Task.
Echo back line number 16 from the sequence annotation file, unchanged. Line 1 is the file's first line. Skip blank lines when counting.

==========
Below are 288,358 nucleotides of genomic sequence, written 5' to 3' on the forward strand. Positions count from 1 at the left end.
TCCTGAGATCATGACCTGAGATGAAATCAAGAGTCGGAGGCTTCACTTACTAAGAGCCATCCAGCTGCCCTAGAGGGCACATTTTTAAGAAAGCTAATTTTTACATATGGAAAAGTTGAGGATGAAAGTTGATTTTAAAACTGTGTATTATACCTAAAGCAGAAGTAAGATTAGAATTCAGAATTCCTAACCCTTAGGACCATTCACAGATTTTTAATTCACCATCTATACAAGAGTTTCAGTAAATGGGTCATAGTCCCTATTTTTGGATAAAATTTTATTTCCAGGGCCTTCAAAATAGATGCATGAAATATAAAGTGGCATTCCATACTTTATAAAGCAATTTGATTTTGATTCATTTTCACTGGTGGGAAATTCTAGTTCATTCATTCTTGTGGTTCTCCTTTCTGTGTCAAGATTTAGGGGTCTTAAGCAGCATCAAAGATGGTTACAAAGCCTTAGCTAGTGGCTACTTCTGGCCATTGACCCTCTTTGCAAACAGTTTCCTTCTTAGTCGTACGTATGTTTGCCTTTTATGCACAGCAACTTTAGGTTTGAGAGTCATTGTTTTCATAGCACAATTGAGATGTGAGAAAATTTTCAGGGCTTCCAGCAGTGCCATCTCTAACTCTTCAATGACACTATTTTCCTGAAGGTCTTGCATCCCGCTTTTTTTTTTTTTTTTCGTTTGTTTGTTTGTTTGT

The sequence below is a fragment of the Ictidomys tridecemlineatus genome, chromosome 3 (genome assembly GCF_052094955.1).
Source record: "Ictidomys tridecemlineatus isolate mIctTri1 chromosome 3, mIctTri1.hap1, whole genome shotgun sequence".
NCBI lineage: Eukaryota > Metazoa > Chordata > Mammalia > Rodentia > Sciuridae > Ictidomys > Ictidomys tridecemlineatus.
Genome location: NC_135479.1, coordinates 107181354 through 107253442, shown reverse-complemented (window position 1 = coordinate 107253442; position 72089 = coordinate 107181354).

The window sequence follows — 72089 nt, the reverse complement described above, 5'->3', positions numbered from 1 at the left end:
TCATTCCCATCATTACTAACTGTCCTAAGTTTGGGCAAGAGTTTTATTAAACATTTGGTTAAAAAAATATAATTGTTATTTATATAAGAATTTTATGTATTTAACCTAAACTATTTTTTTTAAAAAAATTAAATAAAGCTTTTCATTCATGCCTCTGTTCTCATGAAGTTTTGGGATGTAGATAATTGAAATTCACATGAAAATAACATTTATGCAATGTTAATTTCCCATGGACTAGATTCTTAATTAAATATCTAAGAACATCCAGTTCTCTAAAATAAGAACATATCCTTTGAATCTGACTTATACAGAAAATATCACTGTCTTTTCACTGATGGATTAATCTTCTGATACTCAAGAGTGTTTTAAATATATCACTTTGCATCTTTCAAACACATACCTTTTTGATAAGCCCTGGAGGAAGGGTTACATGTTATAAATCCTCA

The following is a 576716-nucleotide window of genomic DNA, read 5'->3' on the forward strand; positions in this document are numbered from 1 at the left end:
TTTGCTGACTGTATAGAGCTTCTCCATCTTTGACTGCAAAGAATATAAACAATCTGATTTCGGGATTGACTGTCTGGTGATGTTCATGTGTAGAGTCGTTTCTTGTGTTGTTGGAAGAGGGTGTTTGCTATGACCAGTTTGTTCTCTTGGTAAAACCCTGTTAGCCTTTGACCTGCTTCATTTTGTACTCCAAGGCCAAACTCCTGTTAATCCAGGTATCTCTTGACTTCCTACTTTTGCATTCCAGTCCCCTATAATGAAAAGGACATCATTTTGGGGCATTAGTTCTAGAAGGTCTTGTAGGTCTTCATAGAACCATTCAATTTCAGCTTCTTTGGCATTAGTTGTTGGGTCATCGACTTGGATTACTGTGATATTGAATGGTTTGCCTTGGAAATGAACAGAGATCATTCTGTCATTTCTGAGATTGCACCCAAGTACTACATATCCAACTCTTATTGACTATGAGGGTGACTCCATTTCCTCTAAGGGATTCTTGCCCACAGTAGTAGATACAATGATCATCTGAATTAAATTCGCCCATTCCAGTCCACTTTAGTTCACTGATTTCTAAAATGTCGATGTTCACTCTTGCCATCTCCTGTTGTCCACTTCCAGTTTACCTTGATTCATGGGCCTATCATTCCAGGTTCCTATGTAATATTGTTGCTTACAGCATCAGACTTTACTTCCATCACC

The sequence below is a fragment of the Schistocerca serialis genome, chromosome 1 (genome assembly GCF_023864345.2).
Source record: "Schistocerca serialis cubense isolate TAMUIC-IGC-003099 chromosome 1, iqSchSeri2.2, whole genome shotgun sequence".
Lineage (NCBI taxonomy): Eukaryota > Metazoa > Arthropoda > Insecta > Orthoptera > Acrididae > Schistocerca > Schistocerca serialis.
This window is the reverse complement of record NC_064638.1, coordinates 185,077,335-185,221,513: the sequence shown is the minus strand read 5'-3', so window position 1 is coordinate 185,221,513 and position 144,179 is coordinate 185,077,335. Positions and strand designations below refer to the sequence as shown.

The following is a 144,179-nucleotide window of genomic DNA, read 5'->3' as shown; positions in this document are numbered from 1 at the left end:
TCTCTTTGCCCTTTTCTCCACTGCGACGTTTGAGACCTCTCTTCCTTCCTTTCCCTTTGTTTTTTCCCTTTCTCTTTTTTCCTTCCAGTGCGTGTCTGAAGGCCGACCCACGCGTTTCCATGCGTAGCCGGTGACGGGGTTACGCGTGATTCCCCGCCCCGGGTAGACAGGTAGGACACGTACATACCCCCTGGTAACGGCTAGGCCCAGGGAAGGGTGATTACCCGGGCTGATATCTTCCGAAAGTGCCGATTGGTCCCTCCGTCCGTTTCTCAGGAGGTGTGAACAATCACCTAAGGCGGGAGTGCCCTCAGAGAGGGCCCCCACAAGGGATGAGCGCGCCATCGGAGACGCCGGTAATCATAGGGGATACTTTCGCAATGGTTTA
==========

TCTCTTTGCCCTTTTCTCCACTGCGACGTTTGAGACCTCTCTTCCTTCCTTTCCCTTTGTTTTTTCCCTTTCTCTTTTTTCCTTCCAGTGCGTGTCTGAAGGCCGACCCACGCGTTTCCATGCGTAGCCGGTGACGGGGTTACGCGTGATTCCCCGCCCCGGGTAGACAGGTAGGACACGTACATACCCCCTGGTAACGGCTAGGCCCAGGGAAGGGTGATTACCCGGGCTGATATCTTCCGAAAGTGCCGATTGGTCCCTCCGTCCGTTTCTCAGGAGGTGTGAACAATCACCTAAGGCGGGAGTGCCCTCAGAGAGGGCCCCCACAAGGGATGAGCGCGCCATCGGAGACGCCGGTAATCATAGGGGATACTTTCGCAATGGTTTA